Sunday, April 21, 2024

There should be consequences for untruthful/deceitful speech!

 Weekly Opinion Editorial


by Steve Fair

     Oklahoma Senate Bill 1737 (SB#1737), authored by Sen. Todd Gollihare, (R-Tulsa) and Rep. Jeff Boatman, (R-Tulsa) has passed both chambers and awaits Governor Stitt’s signature.  According to the summary of the bill, SB#1737 would allow victims of stalking or electronic harassment to file a cause of action against the perpetrator for actual and punitive damages and injunctive relief when the victim has suffered business interruption or has incurred expenses to remediate the underlying online stalking.  It sailed through the House by a vote of 80-1, with 20 House members ‘excused’ from voting (20%- big number!) and through the Senate 44-2. 

     Oklahoma Council of Public Affairs (OCPA) President Jonathan Small wrote a column saying SB#1737 is a windfall for trial lawyers and will make it easier to harass political opponents by promoting civil action against those practicing free speech in the political arena.  Small urges Oklahomans to contact the governor and ask him to veto SB#1737.  Three observations:

     First, there should be consequences for untruthful/deceitful speech.  Genuinely honest differing views between political opponents should never digress to lying, deceptive double-dealing falsehoods. Libeling or defaming the character of an opponent is over the line.  Most politicos agree, but forget that principle when the campaign starts.  Defamation of an opponent’s character and caricaturing positions is commonplace.

     To prove defamation of character, a plaintiff must prove four things: (1) A lie was purported to be fact, (2) A lie was published or communicated to a third party, (3) A lie was the result of negligence (intentional), (4) A lie caused harm or damage.  Courts have been disinclined to intervene in political defamation disputes because free speech is constitutionally protected.  Because of the court’s reluctance, and the lack of ethics in politics, truth in the public arena is threatened. 

     Second, is SB#1737 targeted legislation?  Small believes the legislation is a result of OCPA’s dispute with Paycom.  OCPA, a conservative think tank, was sued by Paycom a couple of years ago after it mentioned the Paycom CEO in a column regarding COVID restrictions.  The lawsuit was dismissed.  The bill’s authors claim the ‘electronic’ component is what is missing in the state’s statutes and their motivation is to protect a citizen’s right to protect their reputation.   If SB#1737 is aimed at or a reaction to a specific incident, it is inappropriate legislation.  Lawmakers all too often, run bills to benefit an industry, special interest, or friend, with little regard to the consequences for the general public.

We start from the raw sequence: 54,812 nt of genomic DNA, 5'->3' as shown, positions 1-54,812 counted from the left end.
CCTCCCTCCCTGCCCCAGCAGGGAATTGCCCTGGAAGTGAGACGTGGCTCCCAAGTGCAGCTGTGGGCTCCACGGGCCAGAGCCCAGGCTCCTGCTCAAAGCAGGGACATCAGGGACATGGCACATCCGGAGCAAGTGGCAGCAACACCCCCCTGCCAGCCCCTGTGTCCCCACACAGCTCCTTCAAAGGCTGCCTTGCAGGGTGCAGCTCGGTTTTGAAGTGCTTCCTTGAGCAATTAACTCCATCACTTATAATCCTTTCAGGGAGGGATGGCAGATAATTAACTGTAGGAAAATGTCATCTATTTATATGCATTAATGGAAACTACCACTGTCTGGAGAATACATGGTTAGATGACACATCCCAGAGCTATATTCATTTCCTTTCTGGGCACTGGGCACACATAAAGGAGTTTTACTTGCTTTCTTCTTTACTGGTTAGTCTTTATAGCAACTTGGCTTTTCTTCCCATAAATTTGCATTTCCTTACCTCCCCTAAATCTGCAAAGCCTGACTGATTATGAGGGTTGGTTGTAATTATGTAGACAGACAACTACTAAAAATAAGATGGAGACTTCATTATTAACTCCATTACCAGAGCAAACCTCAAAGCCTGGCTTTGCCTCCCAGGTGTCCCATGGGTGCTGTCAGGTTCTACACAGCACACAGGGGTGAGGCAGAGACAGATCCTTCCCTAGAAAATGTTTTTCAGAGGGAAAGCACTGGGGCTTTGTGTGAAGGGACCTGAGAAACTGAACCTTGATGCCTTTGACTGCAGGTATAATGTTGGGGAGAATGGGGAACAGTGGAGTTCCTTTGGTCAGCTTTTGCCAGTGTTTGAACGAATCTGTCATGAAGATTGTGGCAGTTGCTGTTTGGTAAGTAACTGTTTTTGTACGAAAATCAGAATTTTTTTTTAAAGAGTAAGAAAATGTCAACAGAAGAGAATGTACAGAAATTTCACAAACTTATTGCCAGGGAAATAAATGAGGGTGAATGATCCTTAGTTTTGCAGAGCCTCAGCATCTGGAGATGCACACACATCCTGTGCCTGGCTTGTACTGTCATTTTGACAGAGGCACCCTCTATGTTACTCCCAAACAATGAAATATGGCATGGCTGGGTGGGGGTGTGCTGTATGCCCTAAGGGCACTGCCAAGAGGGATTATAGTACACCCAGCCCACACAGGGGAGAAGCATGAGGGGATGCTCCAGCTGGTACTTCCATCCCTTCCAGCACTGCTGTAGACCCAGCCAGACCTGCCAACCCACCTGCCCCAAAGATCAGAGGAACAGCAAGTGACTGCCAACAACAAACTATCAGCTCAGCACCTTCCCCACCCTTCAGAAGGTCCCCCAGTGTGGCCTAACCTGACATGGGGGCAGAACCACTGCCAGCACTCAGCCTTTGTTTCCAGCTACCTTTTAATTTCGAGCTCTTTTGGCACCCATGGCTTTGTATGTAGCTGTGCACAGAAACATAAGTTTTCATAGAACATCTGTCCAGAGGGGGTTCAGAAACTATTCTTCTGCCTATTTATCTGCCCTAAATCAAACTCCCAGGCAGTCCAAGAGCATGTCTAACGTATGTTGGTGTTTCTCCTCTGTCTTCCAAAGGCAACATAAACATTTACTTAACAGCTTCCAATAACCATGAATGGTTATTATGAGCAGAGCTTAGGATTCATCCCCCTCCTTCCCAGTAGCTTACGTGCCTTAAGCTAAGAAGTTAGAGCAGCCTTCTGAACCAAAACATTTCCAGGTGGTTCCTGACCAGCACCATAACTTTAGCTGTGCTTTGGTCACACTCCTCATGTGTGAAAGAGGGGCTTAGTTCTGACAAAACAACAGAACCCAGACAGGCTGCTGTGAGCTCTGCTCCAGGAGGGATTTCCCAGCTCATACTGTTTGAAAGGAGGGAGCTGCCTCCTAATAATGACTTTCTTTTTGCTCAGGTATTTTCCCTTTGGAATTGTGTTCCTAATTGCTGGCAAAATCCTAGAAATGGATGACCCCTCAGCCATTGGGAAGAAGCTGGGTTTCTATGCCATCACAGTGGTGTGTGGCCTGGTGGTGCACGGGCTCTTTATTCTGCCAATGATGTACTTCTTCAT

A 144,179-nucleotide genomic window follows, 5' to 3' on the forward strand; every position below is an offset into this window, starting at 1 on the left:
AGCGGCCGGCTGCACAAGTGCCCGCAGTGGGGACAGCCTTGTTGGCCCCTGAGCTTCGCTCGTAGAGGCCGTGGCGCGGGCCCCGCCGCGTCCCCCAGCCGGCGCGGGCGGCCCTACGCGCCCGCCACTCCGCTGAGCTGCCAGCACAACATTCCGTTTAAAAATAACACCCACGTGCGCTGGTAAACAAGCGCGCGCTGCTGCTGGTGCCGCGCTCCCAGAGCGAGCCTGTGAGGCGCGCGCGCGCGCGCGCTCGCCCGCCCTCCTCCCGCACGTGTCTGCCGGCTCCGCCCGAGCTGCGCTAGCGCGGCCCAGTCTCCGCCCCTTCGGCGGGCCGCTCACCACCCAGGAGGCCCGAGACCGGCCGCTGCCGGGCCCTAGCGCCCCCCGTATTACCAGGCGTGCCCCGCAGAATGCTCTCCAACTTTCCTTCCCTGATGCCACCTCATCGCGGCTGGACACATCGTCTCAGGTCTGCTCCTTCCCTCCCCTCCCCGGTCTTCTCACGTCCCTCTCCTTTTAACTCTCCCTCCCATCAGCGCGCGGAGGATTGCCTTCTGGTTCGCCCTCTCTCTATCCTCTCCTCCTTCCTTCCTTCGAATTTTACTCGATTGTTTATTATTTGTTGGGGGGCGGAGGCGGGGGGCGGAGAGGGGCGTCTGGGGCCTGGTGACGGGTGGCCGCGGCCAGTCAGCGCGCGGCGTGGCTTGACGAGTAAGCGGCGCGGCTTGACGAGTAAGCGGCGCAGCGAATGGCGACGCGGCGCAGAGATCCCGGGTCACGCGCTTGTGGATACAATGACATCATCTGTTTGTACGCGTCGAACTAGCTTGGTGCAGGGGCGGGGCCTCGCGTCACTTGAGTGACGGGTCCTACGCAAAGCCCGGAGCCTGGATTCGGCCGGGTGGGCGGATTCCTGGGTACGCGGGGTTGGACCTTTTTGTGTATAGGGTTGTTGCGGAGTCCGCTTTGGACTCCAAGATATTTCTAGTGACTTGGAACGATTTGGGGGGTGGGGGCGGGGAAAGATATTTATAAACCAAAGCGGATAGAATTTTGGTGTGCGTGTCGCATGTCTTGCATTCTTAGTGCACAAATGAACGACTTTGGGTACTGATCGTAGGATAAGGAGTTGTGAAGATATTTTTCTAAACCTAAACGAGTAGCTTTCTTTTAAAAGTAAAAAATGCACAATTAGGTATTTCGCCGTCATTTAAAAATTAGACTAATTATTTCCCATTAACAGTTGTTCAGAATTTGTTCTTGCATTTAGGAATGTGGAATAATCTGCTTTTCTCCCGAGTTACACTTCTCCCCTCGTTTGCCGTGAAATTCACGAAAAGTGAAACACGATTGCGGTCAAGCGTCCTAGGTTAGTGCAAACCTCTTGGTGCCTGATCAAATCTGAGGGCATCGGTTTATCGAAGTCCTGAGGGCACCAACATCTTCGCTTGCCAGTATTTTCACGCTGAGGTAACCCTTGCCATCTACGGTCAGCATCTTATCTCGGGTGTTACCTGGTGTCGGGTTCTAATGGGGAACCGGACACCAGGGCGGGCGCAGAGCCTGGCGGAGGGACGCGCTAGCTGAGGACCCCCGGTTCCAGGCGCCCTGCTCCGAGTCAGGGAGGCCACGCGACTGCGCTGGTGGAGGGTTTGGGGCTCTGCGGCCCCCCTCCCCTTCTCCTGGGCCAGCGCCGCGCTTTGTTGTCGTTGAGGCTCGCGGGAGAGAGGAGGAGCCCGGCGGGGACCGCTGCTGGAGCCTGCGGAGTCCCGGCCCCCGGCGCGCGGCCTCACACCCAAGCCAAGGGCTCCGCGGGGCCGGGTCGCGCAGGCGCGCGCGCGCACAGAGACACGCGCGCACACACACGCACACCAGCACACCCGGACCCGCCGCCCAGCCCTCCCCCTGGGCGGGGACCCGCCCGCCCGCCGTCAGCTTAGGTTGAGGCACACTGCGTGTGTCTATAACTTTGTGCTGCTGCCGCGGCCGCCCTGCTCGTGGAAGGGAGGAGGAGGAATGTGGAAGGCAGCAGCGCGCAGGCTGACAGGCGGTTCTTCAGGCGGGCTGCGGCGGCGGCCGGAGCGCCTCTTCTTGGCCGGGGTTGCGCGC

Third, businesses should probably stick to business.  Unless they are a lobbying firm, they should focus on the primary reason they are in business.  When a business makes the conscious decision to deviate from selling their goods or service and enter the political arena, they should expect consequences.  They risk boycotts, repercussions, and value judgments from customers.  Competitors will take advantage and volume and profitability can suffer.  SB#1737 provides activist business leaders a safety net, but is that necessary?

     Free speech is a fundamental right in America.  The harm principle is defined as ‘your right to swing your fist ends where my nose begins.’  People should be free to act as they wish as long as their actions do not cause harm to others.

     Everyone is entitled to their opinion and they are entitled to express it online.  There are going to be opinions you don’t agree with.  Some of the people expressing those opinions will do it in a not so nice way.  If your response is to not be nice, or to actually threaten or harass them, you must be willing to pay the price.


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